Irrational FDCs will soon be ruled out from market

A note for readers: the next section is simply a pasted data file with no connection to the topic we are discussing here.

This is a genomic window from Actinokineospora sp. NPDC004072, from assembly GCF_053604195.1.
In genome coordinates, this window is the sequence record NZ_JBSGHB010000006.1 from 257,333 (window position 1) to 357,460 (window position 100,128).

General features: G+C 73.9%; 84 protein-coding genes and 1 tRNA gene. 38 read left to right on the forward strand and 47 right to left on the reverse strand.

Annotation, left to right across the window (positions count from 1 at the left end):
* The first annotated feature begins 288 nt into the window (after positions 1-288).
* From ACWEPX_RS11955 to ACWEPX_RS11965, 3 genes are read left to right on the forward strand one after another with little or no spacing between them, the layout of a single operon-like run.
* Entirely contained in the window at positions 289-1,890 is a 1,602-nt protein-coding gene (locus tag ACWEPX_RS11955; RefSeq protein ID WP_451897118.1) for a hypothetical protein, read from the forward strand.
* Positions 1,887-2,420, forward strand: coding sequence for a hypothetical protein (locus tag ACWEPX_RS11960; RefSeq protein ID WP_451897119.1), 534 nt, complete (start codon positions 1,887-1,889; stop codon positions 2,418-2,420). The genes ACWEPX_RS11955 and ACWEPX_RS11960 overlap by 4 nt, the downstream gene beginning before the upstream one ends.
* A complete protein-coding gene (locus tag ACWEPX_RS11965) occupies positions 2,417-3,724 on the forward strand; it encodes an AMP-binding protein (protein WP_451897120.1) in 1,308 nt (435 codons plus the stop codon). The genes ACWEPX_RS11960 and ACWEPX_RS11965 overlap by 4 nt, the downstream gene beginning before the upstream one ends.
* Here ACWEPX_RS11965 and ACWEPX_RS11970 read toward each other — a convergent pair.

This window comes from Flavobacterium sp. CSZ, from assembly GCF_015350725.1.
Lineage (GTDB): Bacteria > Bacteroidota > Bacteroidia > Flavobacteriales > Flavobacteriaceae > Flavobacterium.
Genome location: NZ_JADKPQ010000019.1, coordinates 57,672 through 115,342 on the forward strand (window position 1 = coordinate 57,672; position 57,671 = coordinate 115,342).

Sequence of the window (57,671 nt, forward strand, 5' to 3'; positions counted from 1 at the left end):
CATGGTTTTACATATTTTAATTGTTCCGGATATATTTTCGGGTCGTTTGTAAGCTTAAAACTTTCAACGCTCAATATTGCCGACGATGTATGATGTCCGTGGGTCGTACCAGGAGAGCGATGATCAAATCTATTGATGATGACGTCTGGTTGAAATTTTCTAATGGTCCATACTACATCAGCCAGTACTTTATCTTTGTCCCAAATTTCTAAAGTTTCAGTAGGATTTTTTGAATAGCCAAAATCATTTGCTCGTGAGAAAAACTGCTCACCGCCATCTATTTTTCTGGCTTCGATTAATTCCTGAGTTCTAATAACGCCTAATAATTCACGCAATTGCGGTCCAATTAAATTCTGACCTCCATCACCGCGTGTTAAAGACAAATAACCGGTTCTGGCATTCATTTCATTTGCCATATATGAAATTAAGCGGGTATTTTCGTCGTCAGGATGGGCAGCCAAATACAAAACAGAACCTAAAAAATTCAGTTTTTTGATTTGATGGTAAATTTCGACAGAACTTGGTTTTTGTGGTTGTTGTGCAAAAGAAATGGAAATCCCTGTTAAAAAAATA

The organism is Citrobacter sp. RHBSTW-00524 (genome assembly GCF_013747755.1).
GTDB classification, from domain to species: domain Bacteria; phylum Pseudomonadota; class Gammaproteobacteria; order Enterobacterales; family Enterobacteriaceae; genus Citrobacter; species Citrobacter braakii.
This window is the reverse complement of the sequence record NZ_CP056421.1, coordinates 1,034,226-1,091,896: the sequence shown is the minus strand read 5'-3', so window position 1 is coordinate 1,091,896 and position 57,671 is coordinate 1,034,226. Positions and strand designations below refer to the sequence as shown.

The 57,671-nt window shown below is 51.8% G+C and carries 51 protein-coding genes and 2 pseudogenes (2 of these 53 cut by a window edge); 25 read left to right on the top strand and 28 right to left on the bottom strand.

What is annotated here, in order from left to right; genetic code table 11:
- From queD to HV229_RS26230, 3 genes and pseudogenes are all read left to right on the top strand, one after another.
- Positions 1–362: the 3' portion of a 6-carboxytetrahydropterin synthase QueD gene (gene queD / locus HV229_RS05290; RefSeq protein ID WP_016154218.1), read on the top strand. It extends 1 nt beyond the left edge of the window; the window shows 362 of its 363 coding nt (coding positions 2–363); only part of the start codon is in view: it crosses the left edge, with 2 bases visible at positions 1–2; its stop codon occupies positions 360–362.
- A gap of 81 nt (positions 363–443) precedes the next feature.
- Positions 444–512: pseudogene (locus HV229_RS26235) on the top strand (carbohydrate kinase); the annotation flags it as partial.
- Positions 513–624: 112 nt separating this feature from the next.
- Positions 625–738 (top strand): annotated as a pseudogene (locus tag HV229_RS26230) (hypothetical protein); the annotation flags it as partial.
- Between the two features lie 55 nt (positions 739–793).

As a part of government’s intent to efficiently supply medicines for patient safety at large, irrational fixed dose combinations (FDCs) will soon be ruled out from the healthcare system. The latest findings which are currently under review however have revealed that some of the FDCs may be weeded out as irrational medicines. Some of the combinations are in the final stages of consideration and review taking the patient safety into account. The clarity on the same will be out in a few months time complemented with a rigid drug regulatory regime. The manufacturers are supposed to give their responses on the same in a stipulated time period of 90 days based on a recent request to the DCGI office. The State Licensing Authorities (SLAs) had given permission to manufacture and market FDCs, whose ingredients were already usually in use and being prescribed regularly by the medical practitioners  – may be even for 20 to 30 years, or more. The DCGI, as directed by the health ministry under 33-P had called for submitting efficacy and safety data for all combination SLA-approved products prior to October 1, 2012. Further the Central Drugs Standard Control Organization (CDSCO) stipulated that such applications must be made in Form 44, as there was no format specifically available for applications of SLA-approved and already marketed FDCs. The DCGI had earlier agreed to allow all pre-1988 FDCs to be licensed by SLAs provided proof of pre-1988 license is submitted. FDCs of vitamins, minerals, other nutrients; probiotics/ prebiotics/ synbiotics,antacids/enzyme formulations, cough and cold permutation combination products, topicals, and such simple FDCs should be cleared as rational in view of these being unlikely to have any concern with respect to safety concerns and being used on day-to-day basis as household products.Today, FDCs contribute 40 per cent of the Indian pharmaceutical market and in case these FDCs are discontinued abruptly, the Indian patients will be deprived of these affordable medicines and the manufacturers, retailers etc. i.e. the distribution chain, will be left with depleted stocks resulting in substantial loss, especially to the small scale sector. India is the world leader in FDCs and today, even regulated markets are seeing introduction of more combination products progressively.


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